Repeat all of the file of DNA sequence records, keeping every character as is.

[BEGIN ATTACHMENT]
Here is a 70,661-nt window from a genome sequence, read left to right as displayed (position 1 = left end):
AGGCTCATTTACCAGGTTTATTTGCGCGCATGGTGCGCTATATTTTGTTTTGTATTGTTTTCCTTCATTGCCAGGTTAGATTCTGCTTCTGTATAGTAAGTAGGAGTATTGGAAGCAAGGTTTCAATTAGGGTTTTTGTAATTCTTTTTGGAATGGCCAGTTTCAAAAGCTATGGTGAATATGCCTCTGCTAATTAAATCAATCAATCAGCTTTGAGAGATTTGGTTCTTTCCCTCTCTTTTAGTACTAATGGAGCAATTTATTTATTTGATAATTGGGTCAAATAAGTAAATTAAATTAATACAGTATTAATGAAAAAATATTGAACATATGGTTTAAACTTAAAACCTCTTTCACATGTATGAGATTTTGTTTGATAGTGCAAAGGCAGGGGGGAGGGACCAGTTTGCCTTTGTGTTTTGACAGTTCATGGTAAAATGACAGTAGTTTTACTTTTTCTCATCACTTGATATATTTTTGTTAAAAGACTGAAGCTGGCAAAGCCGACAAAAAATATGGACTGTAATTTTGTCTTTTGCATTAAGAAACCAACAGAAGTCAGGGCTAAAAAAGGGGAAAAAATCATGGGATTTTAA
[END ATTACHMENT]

Here is a 70,661-nt window from a genome sequence, read left to right as displayed (position 1 = left end):
AGGCTCATTTACCAGGTTTATTTGCGCGCATGGTGCGCTATATTTTGTTTTGTATTGTTTTCCTTCATTGCCAGGTTAGATTCTGCTTCTGTATAGTAAGTAGGAGTATTGGAAGCAAGGTTTCAATTAGGGTTTTTGTAATTCTTTTTGGAATGGCCAGTTTCAAAAGCTATGGTGAATATGCCTCTGCTAATTAAATCAATCAATCAGCTTTGAGAGATTTGGTTCTTTCCCTCTCTTTTAGTACTAATGGAGCAATTTATTTATTTGATAATTGGGTCAAATAAGTAAATTAAATTAATACAGTATTAATGAAAAAATATTGAACATATGGTTTAAACTTAAAACCTCTTTCACATGTATGAGATTTTGTTTGATAGTGCAAAGGCAGGGGGGAGGGACCAGTTTGCCTTTGTGTTTTGACAGTTCATGGTAAAATGACAGTAGTTTTACTTTTTCTCATCACTTGATATATTTTTGTTAAAAGACTGAAGCTGGCAAAGCCGACAAAAAATATGGACTGTAATTTTGTCTTTTGCATTAAGAAACCAACAGAAGTCAGGGCTAAAAAAGGGGAAAAAATCATGGGATTTTAA